You should try this… quick first round ideas
Success comes down to making decisions and executing upon those decisions. It is said that speed defines success, that the fastest company in any market will win. But what if the ideas you’re charging forth with and more ‘been there, done that’ than innovative and game changing. As part of our “You Should Try This…” series, we thought we’d take a look at the importance of quick first round ideas.
At make it pop we’ve had plenty of ideas amongst all our experiences, some good, some not so good and some that should never have gone further than that drunken conversation in the pub (we’ve all had them!) So just how do you know which idea to pursue further with and how to make the most from quickly brainstorming ideas. Are you sitting comfortable? Then let’s begin!
Let’s be realistic, we all need help, we all need mental stimulation and we all need to listen to those around us. Brainstorming sessions come with their problems, from a lack of leadership to not challenging social conventions and ultimately ending up with too many ideas and no plan to execute them.
If we’re being honest with you guys, we have dreaded many meetings where we’re forced into quick first round ideas. We either have nothing to contribute or feel overshadowed my Steve, the office extrovert who thinks he’s Gods gift to the design world when in reality your 4-year-0ld nephew can do better. Yeah you know the one, every workplace has them!
So just what are the problems?
- Social loafing: the millennial phenomenon which is a risk to ask group situation. People don’t feel like they have to try as hard when they know there are plenty of other group members to pick up their slack.
- Social Anxiety: introverts feel too nervous to speak up with ideas that are brilliant and the extroverts take charge with more often than not below average solutions.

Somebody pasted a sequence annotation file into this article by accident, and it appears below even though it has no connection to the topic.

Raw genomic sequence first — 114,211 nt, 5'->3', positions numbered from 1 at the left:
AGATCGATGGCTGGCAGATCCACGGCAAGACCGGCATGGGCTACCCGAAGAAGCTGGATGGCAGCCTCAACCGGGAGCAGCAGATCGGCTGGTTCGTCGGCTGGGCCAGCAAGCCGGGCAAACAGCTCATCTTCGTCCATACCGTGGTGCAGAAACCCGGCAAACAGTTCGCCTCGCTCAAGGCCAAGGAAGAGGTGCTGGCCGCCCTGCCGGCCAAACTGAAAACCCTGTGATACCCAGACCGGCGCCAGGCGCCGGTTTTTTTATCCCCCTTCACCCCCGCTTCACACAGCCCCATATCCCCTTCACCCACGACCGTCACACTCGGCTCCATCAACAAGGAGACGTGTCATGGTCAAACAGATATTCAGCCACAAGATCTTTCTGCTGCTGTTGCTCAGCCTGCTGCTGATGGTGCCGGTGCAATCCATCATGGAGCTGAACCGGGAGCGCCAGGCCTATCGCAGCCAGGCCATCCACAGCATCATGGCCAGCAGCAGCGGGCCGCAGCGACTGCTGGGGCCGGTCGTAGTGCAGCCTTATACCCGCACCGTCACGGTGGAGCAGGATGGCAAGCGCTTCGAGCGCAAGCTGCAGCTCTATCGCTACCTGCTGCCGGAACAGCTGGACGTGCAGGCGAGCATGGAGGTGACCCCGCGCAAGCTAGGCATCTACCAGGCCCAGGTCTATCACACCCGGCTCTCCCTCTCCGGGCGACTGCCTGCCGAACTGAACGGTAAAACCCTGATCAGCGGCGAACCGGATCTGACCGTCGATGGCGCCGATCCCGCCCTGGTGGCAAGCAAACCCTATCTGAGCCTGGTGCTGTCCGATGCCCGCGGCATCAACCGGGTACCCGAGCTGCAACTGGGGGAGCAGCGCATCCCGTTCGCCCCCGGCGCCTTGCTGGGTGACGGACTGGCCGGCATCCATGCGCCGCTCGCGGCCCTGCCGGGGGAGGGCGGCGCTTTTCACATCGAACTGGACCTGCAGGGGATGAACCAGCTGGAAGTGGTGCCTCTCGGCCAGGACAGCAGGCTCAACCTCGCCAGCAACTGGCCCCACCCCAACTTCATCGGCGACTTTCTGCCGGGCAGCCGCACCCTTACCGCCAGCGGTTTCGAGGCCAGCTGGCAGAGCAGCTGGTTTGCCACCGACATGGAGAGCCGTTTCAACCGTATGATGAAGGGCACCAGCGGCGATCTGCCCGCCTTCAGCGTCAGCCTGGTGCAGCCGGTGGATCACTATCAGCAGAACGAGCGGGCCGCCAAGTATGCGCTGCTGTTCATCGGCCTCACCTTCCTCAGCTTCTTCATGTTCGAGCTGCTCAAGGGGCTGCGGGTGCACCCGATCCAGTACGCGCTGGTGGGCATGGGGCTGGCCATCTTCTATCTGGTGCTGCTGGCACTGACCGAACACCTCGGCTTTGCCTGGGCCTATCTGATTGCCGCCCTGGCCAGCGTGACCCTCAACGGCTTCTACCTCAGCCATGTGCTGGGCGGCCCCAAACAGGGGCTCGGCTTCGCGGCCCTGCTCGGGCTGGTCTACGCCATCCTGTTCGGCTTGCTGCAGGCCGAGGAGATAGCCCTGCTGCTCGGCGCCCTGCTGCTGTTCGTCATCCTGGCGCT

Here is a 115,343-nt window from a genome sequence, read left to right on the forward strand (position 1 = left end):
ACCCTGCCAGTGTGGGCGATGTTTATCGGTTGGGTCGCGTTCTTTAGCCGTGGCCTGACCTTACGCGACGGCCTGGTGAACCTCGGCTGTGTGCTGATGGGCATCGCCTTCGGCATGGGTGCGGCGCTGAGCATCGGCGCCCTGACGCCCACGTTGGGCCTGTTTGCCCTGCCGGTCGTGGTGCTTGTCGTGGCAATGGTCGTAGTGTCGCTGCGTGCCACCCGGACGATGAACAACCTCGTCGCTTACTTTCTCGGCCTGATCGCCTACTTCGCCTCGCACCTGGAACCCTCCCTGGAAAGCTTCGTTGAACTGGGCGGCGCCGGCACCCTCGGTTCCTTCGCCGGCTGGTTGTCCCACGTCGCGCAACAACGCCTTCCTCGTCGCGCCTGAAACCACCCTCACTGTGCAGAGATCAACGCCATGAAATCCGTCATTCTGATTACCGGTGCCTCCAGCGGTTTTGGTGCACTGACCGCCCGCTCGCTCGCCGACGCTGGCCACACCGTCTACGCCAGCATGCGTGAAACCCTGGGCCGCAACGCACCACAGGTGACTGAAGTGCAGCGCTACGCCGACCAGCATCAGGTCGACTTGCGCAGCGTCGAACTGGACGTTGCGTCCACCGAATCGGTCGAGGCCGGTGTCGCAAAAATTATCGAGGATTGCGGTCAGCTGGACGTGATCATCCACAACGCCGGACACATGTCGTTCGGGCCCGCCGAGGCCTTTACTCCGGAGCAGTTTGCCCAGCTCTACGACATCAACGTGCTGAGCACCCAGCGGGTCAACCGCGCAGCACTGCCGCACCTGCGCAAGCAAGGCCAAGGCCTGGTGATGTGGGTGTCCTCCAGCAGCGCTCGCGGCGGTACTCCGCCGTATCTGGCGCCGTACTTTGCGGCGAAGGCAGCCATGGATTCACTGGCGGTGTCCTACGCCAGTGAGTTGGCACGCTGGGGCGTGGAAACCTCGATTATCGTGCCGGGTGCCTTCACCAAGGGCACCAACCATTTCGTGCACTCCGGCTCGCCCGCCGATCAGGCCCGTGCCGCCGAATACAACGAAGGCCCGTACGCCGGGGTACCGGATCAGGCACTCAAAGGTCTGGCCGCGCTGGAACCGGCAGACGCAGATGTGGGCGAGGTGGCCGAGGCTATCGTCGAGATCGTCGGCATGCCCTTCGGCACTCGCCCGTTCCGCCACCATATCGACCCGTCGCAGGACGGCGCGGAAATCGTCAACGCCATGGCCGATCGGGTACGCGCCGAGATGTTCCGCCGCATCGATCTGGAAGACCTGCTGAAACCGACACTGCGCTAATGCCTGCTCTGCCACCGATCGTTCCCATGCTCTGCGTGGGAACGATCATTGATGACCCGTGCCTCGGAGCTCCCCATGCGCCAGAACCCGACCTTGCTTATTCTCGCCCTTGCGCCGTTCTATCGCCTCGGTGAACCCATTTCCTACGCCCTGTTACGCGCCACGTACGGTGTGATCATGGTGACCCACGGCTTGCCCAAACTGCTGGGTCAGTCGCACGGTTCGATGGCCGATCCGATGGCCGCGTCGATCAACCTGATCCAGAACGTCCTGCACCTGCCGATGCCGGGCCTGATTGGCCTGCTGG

- Lack of Honesty: human want to be liked! We don’t want to hurt peoples feelings or rock the boat in the majority of situations. However, this is never going to solve the problem in question and lukewarm ideas will be carried forward leading to further problem
- Lack of Structure: nobody is leading the sessions and you’re all bumbling through with no clue of the final goal or what the session is focusing on.
- Too Many Ideas: after you’ve finished ideating, sometimes you end up with a bunch ideas but no clue what to make of them all.
- No Follow Through: so you’ve focused on several ideas but you have no end game, no plan of action and no deadlines set. What was the point of wasting those 45 minutes on a Monday morning then!
What can you do?
You may be thinking about how you’ve succumbed to all those problems and failed at your quick round ideas. But worry not, we’ve got you! They’re all easy problems to fix and the steps are simple to get your brainstorming meetings back on tasks.
- Let them think: give everyone in the session time to think, even if its just 5 or 10 minutes, then come together to share everyones thoughts. Typically introverts need time alone to get their creative juices flowing whereas extroverts are often more creative by feeding on the energy of a group. It’s important to know who you’re working with so you can adapt to group personalities.
- What’s the purpose?: there needs to be a specific question or problem to explore. It should be clear to the group what it is and everyone should be provided with as much supporting information as needed to have a successful brainstorming session.